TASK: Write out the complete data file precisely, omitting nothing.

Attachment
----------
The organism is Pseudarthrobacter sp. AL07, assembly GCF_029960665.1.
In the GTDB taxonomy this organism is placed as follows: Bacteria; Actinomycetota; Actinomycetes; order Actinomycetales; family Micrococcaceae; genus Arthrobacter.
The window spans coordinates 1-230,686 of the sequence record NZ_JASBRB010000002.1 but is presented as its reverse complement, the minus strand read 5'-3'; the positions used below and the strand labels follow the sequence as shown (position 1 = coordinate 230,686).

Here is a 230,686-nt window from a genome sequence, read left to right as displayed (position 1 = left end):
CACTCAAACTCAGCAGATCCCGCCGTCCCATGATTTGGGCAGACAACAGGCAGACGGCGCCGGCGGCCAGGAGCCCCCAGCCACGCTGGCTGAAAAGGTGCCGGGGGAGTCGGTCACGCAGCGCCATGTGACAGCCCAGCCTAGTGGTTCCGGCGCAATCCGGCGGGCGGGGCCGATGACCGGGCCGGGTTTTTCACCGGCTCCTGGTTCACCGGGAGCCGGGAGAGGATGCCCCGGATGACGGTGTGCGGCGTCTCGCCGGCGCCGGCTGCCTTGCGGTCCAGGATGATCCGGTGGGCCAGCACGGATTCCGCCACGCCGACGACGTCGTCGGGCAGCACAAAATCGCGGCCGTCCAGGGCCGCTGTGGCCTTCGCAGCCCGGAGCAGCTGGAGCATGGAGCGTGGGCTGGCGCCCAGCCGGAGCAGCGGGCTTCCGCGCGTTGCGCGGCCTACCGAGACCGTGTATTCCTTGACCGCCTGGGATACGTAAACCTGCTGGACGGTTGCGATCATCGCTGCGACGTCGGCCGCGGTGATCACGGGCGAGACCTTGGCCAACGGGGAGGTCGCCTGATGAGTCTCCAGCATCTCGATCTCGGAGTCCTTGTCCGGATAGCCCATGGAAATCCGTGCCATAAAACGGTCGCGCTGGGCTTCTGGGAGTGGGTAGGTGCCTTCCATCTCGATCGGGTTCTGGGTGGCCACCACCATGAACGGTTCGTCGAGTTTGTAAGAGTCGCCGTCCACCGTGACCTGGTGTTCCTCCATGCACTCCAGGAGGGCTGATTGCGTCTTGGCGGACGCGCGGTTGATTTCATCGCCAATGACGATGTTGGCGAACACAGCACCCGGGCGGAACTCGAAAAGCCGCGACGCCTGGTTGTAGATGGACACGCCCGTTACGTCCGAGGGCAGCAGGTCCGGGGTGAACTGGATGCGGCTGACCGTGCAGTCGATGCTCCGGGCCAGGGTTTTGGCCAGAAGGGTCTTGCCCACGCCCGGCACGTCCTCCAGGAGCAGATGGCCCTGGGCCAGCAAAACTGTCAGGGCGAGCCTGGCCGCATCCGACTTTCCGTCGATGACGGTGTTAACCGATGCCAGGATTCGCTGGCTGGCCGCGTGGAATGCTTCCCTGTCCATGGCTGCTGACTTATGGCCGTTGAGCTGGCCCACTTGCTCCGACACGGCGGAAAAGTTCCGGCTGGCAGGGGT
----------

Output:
The organism is Pseudarthrobacter sp. AL07, assembly GCF_029960665.1.
In the GTDB taxonomy this organism is placed as follows: Bacteria; Actinomycetota; Actinomycetes; order Actinomycetales; family Micrococcaceae; genus Arthrobacter.
The window spans coordinates 1-230,686 of the sequence record NZ_JASBRB010000002.1 but is presented as its reverse complement, the minus strand read 5'-3'; the positions used below and the strand labels follow the sequence as shown (position 1 = coordinate 230,686).

Here is a 230,686-nt window from a genome sequence, read left to right as displayed (position 1 = left end):
CACTCAAACTCAGCAGATCCCGCCGTCCCATGATTTGGGCAGACAACAGGCAGACGGCGCCGGCGGCCAGGAGCCCCCAGCCACGCTGGCTGAAAAGGTGCCGGGGGAGTCGGTCACGCAGCGCCATGTGACAGCCCAGCCTAGTGGTTCCGGCGCAATCCGGCGGGCGGGGCCGATGACCGGGCCGGGTTTTTCACCGGCTCCTGGTTCACCGGGAGCCGGGAGAGGATGCCCCGGATGACGGTGTGCGGCGTCTCGCCGGCGCCGGCTGCCTTGCGGTCCAGGATGATCCGGTGGGCCAGCACGGATTCCGCCACGCCGACGACGTCGTCGGGCAGCACAAAATCGCGGCCGTCCAGGGCCGCTGTGGCCTTCGCAGCCCGGAGCAGCTGGAGCATGGAGCGTGGGCTGGCGCCCAGCCGGAGCAGCGGGCTTCCGCGCGTTGCGCGGCCTACCGAGACCGTGTATTCCTTGACCGCCTGGGATACGTAAACCTGCTGGACGGTTGCGATCATCGCTGCGACGTCGGCCGCGGTGATCACGGGCGAGACCTTGGCCAACGGGGAGGTCGCCTGATGAGTCTCCAGCATCTCGATCTCGGAGTCCTTGTCCGGATAGCCCATGGAAATCCGTGCCATAAAACGGTCGCGCTGGGCTTCTGGGAGTGGGTAGGTGCCTTCCATCTCGATCGGGTTCTGGGTGGCCACCACCATGAACGGTTCGTCGAGTTTGTAAGAGTCGCCGTCCACCGTGACCTGGTGTTCCTCCATGCACTCCAGGAGGGCTGATTGCGTCTTGGCGGACGCGCGGTTGATTTCATCGCCAATGACGATGTTGGCGAACACAGCACCCGGGCGGAACTCGAAAAGCCGCGACGCCTGGTTGTAGATGGACACGCCCGTTACGTCCGAGGGCAGCAGGTCCGGGGTGAACTGGATGCGGCTGACCGTGCAGTCGATGCTCCGGGCCAGGGTTTTGGCCAGAAGGGTCTTGCCCACGCCCGGCACGTCCTCCAGGAGCAGATGGCCCTGGGCCAGCAAAACTGTCAGGGCGAGCCTGGCCGCATCCGACTTTCCGTCGATGACGGTGTTAACCGATGCCAGGATTCGCTGGCTGGCCGCGTGGAATGCTTCCCTGTCCATGGCTGCTGACTTATGGCCGTTGAGCTGGCCCACTTGCTCCGACACGGCGGAAAAGTTCCGGCTGGCAGGGGT